1/4 Left-Aligned Order of Authority in the World of Anarchism

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Left-libertarianism is a worldview based on two fundamental concepts: liberty and equality. For the left-libertarian, liberty and equality are mutually dependant necessities to the just society. Equality wouldn’t be worth pursuing if there was no liberty. Liberty is empowerment, to tolerate vast inequalities is to tolerate the disempowerment of the individual.
(http://themutualist.com/what-is-left-libertarianism)
1/4 Left-Aligned Order of Authority in the World of Anarchism
2/4 Left-Aligned Order of Authority in the World of Anarchism
3/4 Left-Aligned Order of Authority in the World of Anarchism
4/4 Left-Aligned Order of Authority in the World of Anarchism






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3/4 Left-Aligned Order of Authority in the World of Anarchism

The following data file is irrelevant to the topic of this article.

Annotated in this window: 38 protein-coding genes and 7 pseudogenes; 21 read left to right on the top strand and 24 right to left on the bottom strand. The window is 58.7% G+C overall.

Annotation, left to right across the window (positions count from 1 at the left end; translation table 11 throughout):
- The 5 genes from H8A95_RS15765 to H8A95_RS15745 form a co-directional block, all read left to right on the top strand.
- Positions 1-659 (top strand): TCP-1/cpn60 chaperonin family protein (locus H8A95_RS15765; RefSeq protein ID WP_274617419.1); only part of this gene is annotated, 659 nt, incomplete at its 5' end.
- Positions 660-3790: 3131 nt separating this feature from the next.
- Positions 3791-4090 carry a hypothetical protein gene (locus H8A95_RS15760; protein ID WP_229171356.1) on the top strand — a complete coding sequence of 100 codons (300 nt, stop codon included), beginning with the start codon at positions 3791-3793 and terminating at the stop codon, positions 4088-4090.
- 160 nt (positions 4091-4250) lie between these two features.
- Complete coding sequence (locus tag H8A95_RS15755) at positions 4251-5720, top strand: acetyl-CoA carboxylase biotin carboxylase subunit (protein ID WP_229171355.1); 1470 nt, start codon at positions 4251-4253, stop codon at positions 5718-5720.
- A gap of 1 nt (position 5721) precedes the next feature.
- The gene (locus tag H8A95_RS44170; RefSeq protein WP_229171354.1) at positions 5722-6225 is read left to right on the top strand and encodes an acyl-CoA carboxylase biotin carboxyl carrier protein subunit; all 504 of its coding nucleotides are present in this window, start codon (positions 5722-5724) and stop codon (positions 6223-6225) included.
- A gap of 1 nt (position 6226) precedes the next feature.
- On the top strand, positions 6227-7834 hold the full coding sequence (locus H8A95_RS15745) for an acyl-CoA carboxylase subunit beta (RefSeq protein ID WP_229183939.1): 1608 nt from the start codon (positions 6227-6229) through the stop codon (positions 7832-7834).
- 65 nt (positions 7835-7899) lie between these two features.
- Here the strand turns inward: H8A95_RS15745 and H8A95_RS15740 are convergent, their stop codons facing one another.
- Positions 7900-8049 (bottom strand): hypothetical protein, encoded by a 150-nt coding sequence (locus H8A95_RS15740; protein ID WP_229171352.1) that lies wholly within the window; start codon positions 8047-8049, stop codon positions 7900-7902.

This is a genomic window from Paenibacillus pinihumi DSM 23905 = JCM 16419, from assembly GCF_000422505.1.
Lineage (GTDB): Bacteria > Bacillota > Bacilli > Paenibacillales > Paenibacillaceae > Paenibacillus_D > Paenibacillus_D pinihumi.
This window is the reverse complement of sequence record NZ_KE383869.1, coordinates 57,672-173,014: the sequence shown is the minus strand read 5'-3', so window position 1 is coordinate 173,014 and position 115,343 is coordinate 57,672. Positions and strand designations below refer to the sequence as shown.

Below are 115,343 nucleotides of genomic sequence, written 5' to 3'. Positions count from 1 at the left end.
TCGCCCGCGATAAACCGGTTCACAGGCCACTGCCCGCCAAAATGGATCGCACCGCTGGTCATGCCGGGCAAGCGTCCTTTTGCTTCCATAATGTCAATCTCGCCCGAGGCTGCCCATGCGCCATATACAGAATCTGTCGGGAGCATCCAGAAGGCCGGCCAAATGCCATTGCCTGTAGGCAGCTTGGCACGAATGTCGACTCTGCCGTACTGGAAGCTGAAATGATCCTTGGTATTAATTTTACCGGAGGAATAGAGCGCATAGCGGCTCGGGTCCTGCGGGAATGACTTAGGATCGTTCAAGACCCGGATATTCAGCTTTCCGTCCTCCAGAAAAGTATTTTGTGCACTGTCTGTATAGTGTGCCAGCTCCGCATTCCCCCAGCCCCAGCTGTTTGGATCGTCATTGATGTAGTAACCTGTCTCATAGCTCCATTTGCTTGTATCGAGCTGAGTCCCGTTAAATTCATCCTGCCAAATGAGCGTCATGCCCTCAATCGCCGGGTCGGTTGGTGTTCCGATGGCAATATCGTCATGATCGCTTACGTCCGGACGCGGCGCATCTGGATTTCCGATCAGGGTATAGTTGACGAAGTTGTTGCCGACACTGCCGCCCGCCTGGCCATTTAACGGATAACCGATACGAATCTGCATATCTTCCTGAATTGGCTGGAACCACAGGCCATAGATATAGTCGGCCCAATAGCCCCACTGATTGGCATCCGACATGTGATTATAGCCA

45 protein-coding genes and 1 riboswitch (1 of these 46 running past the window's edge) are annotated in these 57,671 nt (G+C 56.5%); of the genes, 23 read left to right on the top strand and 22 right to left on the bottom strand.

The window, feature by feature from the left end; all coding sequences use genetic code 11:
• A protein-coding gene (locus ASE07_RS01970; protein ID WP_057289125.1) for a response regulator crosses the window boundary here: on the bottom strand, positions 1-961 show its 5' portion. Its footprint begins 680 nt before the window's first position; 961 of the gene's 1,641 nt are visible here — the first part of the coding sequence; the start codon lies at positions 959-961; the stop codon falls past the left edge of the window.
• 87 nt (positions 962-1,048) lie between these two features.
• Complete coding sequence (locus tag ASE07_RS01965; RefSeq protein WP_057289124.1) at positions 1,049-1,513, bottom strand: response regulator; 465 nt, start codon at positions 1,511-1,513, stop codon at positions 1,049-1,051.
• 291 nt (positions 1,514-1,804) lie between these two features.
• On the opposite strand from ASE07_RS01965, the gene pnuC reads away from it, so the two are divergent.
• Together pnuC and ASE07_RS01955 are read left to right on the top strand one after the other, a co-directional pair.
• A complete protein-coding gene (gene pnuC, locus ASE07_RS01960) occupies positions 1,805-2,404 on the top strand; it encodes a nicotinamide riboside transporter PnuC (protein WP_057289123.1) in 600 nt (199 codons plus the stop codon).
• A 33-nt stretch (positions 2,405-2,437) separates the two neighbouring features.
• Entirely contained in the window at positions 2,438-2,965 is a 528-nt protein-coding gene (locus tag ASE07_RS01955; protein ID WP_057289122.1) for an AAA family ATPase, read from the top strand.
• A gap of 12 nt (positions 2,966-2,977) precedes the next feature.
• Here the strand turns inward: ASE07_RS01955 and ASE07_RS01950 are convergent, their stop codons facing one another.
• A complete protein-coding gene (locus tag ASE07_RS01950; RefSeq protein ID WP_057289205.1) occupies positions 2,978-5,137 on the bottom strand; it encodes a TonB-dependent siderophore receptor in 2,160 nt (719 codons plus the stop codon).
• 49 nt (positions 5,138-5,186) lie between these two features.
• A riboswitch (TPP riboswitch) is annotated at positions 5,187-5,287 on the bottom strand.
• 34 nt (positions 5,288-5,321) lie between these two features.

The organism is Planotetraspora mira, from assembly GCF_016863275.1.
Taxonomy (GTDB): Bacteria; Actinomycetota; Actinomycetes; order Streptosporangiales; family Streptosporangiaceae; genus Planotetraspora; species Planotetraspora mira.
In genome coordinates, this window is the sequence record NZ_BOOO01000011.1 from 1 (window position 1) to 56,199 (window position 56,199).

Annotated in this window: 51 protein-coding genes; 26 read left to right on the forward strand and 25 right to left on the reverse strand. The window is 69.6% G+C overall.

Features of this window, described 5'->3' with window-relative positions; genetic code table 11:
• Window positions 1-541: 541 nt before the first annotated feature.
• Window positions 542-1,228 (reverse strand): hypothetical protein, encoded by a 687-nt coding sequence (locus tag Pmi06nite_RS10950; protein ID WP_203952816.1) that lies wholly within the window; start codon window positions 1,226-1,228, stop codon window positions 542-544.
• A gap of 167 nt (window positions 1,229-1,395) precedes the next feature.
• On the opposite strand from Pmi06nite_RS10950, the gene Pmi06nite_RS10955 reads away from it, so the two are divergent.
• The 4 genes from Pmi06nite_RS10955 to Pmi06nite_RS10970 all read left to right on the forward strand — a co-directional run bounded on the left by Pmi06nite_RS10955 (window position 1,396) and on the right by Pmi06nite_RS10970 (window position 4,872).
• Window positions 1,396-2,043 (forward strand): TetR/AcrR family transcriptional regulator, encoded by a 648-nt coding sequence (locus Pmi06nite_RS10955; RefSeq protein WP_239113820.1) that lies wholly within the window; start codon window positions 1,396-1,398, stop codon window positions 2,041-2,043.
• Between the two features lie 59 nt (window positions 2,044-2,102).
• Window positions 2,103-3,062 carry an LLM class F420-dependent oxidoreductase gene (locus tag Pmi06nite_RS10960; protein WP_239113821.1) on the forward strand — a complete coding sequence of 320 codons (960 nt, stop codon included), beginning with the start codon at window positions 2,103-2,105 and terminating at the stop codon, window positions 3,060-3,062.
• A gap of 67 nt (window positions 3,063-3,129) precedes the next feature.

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The term “left-libertanism” has at least three meanings. In its oldest sense, it is a synonym either for anarchism in general or social anarchism in particular. Later it became a term for the left or Konkinite wing of the free-market libertarian movement, and has since come to cover a range of pro-market but anti-capitalist positions, often with an implication of sympathies (such as for radical feminism) not usually shared by anarcho-capitalists.

In a third sense it has recently come to be applied to a position combining individual self-ownership with an egalitarian approach to natural resources; most proponents of this position are not anarchists.
Anarchism. In Gaus, Gerald F.; D’Agostino, Fred, eds. (2012)
1/4 Left-Aligned Order of Authority in the World of Anarchism
2/4 Left-Aligned Order of Authority in the World of Anarchism
3/4 Left-Aligned Order of Authority in the World of Anarchism
4/4 Left-Aligned Order of Authority in the World of Anarchism